Source: Human Rights Watch
(New York)- Authorities arrested, detained, and harassed some of Iran’s most celebrated rights lawyers, and stepped up their assault on critical journalists, bloggers, and their families in 2012, Human Rights Watch said today in its World Report 2013. The government also prevented reformists and opposition leaders from participating in parliamentary elections, and is holding the opposition leaders Mir Hossein Mousavi, Mehdi Karroubi, and Zahra Rahnavard under house arrest as Iran prepares for its presidential election in June 2013.
SEDITION (cartoon by Mardomak)
The judiciary issued death sentences based on non-serious, vague, or ill-defined crimes such asmoharebeh, or enmity against God, and authorities executed several hundred prisoners, many of them alleged drug offenders. Discrimination, both in law and in practice, against Iran’s ethnic and religious minorities led to the arrests of dozens of Baha’is, Christians, and Sufi Muslims. Iran’s government refused to cooperate with United Nations bodies and denied entry to the special rapporteur on human rights in Iran, Ahmed Shaheed, who released two reports providing a “deeply troubling picture of the overall human rights situation” in Iran. Thousands of Iranians, including many journalists and activists, have fled the country since 2009.
“The Iranian authorities’ obsessive clampdown on rights defenders, journalists, and the internet suggests they are intent on clearing the field of all opposition for the upcoming presidential election,” said Sarah Leah Whitson, Middle East director at Human Rights Watch. “The lesson that free and fair elections, not increasing repression, will lead to legitimacy and long-term stability seems to be lost on them.”
In its 665-page report, Human Rights Watch assessed progress on human rights during the past year in more than 90 countries, including an analysis of the aftermath of the Arab uprisings. The willingness of new governments to respect rights will determine whether the Arab uprisings gives birth to genuine democracy or simply spawns authoritarianism in new clothes, Human Rights Watch said.
In February 2012, Iran’s Guardian Council, an appointed body of 12 religious jurists, disqualified more than 2,000 prospective candidates for the March 2 parliamentary elections, on ill-defined grounds such as “lack of adherence to Islam and the Constitution.” Weeks earlier, the Iranian judiciary had announced that calls for an election boycott constituted “a crime.”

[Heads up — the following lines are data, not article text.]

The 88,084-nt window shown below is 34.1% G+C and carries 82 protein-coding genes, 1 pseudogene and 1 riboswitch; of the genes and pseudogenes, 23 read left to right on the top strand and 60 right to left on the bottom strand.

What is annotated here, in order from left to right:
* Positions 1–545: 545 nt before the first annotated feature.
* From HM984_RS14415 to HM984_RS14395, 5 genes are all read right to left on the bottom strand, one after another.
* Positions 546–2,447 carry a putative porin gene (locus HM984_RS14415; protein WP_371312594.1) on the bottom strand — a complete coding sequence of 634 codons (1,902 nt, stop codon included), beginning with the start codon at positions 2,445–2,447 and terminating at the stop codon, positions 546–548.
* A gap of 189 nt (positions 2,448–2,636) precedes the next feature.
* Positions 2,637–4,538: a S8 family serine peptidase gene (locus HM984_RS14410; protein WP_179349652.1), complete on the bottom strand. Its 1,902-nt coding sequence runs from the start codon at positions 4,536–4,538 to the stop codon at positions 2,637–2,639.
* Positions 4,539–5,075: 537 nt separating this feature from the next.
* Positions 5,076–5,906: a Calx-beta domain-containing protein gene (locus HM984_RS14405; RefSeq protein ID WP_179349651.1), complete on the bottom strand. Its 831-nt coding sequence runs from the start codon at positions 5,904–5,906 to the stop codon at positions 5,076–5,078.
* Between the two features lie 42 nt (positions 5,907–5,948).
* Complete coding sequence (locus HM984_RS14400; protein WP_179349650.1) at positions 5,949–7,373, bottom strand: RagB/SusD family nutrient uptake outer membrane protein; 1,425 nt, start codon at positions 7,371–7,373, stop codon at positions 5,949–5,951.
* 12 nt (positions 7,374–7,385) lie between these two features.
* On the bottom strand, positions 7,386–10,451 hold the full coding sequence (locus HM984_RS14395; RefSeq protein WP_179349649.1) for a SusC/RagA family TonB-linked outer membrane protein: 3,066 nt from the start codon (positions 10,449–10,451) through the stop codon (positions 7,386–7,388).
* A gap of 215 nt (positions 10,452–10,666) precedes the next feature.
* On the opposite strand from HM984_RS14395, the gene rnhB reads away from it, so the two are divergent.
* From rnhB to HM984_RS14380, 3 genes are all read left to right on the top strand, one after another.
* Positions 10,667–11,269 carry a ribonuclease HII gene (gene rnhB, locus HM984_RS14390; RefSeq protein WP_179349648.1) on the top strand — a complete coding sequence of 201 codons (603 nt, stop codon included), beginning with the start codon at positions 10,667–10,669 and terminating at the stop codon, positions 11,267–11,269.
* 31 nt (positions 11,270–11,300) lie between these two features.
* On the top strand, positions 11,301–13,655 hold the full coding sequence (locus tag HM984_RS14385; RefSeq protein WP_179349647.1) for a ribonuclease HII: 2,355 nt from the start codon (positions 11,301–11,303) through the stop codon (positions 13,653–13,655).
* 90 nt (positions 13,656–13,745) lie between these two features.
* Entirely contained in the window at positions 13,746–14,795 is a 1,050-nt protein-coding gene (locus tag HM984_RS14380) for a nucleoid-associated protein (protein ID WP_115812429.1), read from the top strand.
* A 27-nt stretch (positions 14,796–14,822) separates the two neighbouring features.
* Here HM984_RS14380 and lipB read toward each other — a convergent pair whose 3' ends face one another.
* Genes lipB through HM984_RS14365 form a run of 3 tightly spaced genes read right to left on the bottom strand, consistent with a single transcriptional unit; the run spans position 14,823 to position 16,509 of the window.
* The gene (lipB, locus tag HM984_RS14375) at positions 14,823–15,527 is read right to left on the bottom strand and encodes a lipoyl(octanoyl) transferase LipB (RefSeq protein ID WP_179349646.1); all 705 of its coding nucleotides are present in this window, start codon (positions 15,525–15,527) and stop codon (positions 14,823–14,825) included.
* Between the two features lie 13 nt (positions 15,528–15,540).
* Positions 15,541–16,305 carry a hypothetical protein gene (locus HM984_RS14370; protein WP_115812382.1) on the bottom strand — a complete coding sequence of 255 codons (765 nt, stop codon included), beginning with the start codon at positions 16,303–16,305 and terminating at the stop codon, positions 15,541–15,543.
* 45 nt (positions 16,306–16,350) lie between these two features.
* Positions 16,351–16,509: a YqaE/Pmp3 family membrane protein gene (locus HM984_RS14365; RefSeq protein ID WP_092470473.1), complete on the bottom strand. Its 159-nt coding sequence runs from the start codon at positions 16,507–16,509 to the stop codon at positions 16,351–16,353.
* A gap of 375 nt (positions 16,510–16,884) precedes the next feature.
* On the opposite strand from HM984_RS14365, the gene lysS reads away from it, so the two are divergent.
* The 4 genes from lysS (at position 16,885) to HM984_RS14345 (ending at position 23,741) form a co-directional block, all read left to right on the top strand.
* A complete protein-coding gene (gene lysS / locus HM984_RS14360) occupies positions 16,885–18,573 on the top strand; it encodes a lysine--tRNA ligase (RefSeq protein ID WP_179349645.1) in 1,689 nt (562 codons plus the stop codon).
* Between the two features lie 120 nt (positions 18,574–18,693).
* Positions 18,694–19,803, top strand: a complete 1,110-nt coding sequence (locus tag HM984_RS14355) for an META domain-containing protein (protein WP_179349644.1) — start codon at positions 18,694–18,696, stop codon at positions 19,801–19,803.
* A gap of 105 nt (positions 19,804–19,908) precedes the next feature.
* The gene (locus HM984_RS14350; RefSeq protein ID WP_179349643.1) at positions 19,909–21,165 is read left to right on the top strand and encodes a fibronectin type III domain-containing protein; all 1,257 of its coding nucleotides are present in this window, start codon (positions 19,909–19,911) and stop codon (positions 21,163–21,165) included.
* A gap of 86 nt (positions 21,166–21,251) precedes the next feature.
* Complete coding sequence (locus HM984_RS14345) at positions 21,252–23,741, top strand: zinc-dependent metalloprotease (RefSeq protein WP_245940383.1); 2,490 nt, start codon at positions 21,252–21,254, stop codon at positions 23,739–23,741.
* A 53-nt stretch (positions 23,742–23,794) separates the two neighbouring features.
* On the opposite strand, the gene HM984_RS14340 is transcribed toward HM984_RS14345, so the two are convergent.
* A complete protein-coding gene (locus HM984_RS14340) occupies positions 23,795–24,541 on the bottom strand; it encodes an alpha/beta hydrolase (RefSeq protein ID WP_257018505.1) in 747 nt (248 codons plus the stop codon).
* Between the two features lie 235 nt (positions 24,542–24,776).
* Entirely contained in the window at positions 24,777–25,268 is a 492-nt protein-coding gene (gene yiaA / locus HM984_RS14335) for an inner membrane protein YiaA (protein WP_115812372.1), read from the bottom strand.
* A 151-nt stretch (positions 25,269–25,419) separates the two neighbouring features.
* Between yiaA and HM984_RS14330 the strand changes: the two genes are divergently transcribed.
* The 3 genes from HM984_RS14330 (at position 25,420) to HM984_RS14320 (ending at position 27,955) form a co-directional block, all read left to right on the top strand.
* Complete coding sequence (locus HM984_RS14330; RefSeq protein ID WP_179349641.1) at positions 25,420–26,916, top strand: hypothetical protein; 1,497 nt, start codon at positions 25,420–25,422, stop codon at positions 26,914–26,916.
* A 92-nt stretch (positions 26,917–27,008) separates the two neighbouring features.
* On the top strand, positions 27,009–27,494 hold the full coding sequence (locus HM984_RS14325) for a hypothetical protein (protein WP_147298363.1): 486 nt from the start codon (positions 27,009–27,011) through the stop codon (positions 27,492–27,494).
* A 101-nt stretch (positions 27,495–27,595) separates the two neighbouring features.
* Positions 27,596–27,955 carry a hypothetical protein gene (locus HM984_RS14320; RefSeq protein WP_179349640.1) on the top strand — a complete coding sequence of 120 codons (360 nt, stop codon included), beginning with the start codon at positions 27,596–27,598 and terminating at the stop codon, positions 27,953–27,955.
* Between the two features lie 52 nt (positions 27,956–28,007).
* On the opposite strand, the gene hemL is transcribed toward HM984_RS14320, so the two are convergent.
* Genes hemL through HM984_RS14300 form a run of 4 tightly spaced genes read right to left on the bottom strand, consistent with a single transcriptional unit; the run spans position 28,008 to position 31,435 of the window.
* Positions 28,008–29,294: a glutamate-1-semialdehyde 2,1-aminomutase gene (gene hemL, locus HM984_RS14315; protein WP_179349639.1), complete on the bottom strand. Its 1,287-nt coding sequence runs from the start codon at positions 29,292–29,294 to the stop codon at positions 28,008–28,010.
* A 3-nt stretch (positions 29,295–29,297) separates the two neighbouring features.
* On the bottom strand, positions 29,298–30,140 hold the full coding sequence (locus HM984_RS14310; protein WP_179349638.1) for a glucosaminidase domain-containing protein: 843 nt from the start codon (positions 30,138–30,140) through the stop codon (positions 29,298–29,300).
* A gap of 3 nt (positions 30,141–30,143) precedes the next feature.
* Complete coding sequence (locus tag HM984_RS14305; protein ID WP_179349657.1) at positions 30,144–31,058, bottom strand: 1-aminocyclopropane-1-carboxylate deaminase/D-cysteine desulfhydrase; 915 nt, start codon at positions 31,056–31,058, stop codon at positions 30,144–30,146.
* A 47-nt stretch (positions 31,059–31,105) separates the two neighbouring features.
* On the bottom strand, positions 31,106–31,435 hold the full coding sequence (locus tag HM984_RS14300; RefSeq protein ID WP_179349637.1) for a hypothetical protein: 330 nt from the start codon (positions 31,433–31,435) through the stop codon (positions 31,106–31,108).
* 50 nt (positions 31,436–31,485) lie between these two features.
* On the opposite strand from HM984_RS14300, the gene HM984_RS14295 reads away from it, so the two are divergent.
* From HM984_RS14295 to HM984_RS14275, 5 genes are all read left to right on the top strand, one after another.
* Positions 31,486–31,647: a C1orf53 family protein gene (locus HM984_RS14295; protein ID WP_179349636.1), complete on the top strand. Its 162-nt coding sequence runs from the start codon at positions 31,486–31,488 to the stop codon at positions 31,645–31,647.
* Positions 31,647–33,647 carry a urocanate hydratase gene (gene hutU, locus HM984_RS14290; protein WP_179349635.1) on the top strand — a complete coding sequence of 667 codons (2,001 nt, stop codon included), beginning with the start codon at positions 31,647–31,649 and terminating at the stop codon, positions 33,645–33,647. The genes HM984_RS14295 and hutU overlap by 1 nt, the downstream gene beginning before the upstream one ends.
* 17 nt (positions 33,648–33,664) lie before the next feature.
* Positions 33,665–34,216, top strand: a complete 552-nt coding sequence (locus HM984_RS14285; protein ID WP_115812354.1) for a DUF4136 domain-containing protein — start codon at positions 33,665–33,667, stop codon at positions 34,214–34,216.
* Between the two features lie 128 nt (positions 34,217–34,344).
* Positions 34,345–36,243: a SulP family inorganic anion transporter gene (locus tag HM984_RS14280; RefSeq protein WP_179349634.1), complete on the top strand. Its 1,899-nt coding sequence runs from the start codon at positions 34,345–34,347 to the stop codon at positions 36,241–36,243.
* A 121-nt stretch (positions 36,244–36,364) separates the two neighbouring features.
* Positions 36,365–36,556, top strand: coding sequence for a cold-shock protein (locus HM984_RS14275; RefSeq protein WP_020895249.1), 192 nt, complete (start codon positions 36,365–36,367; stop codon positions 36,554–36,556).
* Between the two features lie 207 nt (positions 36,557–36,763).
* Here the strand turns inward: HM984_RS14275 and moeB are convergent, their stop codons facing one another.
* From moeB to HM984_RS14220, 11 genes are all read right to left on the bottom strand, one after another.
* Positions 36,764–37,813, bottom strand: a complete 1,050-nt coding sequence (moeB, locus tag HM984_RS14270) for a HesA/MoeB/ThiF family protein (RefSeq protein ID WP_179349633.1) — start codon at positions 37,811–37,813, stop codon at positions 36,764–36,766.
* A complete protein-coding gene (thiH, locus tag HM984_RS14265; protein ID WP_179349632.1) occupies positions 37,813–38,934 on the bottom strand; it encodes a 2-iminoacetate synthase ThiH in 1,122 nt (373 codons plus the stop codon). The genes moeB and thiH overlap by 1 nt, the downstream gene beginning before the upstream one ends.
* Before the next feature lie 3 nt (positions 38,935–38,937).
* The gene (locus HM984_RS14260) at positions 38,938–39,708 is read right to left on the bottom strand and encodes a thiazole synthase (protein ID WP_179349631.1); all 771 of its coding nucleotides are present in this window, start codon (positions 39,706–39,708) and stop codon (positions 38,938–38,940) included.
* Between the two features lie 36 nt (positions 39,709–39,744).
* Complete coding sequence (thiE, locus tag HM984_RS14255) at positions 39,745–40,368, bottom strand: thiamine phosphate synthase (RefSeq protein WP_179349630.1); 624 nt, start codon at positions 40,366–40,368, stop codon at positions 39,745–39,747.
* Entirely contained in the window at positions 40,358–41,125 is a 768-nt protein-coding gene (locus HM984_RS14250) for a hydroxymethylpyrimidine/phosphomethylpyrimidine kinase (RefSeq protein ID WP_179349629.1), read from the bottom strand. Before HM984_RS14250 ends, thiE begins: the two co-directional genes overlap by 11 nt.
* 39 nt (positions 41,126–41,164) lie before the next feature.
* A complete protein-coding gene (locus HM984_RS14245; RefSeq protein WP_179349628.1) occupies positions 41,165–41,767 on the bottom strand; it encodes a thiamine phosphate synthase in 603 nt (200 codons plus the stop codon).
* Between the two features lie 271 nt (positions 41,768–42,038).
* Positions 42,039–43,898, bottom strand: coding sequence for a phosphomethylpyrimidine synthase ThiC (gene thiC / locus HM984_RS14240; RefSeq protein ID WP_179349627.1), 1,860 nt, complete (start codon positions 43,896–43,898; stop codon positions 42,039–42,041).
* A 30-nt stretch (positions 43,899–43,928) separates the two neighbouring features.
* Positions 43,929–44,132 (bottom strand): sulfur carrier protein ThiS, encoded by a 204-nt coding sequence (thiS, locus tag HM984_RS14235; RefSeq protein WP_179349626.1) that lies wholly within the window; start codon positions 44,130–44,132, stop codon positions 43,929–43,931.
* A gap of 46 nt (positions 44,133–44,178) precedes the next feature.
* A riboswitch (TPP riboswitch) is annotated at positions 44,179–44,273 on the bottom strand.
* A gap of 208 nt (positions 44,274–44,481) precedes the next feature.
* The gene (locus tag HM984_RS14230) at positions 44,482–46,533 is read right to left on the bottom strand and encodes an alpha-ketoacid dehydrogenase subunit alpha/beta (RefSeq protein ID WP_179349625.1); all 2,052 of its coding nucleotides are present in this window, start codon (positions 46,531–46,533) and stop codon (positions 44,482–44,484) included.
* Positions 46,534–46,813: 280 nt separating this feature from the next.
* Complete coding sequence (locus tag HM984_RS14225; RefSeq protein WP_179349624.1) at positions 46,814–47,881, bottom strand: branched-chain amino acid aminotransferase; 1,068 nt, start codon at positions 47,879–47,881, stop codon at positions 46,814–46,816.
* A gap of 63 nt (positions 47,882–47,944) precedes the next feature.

Authorities have so far not allowed opposition parties and candidates affiliated with the reformist movement to field candidates for the June 14 presidential election.
Iran remained one of the world’s foremost executioners, with more than 500 prisoners hanged either in prisons or in public in 2012. Many had been convicted of drug-related offenses, including trafficking and possession, which internationally are not considered sufficiently serious to warrant execution. The UN Office of Drug Control (UNODC) continued financial support for law enforcement projects to combat drug trafficking in Iran although its guidelines require it to freeze or withdraw assistance to countries carrying out executions for drug-related offenses.
Iranian authorities have executed dozens of people since January 2010, many of them ethnic minorities, for moharebeh because of their alleged ties to armed or terrorist groups. Currently, more than 20 members of Iran’s Kurdish minority are on death row, sentenced on politically motivated charges. They include Zaniar and Eghbal Moradi, who are at imminent risk of execution. Since May 2011, authorities have executed at least 11 Iranian-Arab men and a 16-year-old boy for alleged links to groups involved in attacking security forces. On January 9, 2013, authorities informed the families of five Arab activists that Iran’s Supreme Court had affirmed their death sentences for moharebeh.